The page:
It is possible - You would probably want to implement your own
FileBackend subclass -
. I am not aware of anyone else doing something like this.
However, conceptually you need to consider your threat model carefully
here. As with most "encryption at rest" schemes, the sticking point is
where is the key stored. To do something like this, you would probably
put your encryption key in LocalSettings.php (Even if you do something
more complex, MediaWiki would have to have access to the key at some
point in order to decrypt the files to send them to your users). If
you don't have control to the host, the attacker could just read the
key out of your LocalSettings.php (or in more complex schemes, PHP's
memory), and thus defeat the encryption.
The type of system where this sort of thing makes more sense, is if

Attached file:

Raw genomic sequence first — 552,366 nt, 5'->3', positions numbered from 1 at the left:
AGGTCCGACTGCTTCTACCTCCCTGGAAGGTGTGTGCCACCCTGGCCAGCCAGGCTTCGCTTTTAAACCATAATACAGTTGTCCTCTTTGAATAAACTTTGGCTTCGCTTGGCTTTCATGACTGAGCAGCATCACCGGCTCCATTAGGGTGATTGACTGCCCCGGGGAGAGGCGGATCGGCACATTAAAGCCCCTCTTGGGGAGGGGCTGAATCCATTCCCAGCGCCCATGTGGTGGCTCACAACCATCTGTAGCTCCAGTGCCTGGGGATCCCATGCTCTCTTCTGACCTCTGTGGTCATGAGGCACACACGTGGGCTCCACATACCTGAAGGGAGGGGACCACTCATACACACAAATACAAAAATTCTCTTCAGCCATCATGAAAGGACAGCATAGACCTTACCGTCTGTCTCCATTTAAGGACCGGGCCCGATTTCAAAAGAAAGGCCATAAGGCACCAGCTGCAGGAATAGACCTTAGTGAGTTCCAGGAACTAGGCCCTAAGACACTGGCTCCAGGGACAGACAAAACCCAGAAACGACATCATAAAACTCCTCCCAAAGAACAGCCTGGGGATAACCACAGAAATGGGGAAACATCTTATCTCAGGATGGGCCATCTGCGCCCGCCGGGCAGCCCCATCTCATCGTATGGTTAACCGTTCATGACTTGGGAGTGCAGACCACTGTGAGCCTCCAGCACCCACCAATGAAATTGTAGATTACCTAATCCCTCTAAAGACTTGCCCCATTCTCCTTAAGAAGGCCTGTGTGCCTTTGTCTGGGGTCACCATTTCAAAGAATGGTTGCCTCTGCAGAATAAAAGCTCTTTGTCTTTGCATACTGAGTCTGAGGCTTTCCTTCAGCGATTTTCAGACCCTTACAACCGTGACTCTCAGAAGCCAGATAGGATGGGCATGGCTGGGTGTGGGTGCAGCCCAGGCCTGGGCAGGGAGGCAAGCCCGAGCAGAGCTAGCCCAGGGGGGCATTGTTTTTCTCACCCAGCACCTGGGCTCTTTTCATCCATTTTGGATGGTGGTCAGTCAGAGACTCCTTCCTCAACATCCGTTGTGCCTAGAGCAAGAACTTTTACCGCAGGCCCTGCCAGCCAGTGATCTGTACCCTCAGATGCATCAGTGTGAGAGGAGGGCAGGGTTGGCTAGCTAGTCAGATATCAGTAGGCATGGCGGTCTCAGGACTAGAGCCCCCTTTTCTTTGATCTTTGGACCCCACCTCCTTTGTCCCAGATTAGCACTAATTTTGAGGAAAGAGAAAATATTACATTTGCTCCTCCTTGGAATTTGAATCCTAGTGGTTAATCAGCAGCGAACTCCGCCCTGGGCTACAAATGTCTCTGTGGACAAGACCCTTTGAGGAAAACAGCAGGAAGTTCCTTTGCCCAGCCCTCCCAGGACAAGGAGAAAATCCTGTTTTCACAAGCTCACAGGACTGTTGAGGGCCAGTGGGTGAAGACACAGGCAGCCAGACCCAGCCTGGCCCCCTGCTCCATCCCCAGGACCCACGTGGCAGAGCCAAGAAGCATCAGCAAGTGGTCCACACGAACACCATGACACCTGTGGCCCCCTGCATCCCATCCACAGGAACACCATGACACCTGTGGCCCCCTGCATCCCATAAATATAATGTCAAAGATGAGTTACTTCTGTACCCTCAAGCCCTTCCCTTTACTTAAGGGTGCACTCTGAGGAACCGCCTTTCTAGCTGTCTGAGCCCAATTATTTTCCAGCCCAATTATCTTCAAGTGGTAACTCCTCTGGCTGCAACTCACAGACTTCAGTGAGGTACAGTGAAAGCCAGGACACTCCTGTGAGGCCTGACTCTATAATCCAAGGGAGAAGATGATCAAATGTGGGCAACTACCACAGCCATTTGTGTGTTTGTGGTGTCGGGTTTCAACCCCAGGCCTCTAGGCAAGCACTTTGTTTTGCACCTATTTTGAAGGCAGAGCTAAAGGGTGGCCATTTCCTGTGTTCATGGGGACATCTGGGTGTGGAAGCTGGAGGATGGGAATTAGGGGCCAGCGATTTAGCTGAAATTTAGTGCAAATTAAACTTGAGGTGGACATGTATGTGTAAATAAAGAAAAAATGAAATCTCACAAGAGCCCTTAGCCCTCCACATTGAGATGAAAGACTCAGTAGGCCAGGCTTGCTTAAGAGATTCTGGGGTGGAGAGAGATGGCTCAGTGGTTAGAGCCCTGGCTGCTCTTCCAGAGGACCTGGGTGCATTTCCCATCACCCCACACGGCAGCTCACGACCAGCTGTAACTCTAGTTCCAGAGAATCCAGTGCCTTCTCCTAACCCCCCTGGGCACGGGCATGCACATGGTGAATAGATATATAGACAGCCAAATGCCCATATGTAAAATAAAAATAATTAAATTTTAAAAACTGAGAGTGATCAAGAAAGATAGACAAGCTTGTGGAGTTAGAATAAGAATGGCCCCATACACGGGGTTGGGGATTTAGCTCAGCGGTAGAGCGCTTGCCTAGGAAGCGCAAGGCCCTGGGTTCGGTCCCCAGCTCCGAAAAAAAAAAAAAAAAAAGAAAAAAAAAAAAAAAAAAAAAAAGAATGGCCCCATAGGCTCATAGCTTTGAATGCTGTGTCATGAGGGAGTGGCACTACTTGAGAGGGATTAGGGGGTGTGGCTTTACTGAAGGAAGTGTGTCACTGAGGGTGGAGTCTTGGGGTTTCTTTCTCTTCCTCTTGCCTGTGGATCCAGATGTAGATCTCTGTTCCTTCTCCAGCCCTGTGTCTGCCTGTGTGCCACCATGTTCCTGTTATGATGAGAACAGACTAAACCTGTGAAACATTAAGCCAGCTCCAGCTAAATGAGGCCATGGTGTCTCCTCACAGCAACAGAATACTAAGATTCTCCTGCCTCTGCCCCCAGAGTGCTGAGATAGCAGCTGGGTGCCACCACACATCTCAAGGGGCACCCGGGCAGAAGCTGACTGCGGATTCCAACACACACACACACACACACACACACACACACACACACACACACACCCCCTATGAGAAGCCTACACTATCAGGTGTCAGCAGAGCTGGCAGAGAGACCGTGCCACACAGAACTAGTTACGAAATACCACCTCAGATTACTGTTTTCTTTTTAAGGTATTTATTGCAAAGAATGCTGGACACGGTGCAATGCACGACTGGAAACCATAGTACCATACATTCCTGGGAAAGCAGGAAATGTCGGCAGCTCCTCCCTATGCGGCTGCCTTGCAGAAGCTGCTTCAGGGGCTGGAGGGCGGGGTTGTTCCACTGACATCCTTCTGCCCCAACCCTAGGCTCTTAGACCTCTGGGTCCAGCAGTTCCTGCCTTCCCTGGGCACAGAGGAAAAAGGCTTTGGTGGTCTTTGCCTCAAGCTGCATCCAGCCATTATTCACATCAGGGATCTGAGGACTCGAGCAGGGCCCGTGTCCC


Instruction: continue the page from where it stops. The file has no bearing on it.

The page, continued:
you are storing files on a different server then your main web server
(Say amazon S3 or whatever). If you don't trust the file server, but
do trust your web server, then encrypting the files could make sense
as long as the key stays only on the server you trust.
On Mon, May 28, 2018 at 2:08 PM, Stephan Gambke <s7eph4n(a)protonmail.com> wrote:
To prevent unauthorized access I may have to ensure
that uploaded files are stored encrypted. Wiki pages themselves are less critical, and may
remain in clear text.
The scenario is a relatively small wiki (30,000 pages, 10,000 files, but only 27 users)
on a virtual server where I have full remote root access. The host of the virtual machine
is not under my control.
- Is there any obvious problem that makes this conceptionally impossible?
- Is anybody already doing this or working in that direction?
- What could be viable approaches and what limitations would there be?
I know, it's a rather broad topic. Still, any pointers would be welcome.
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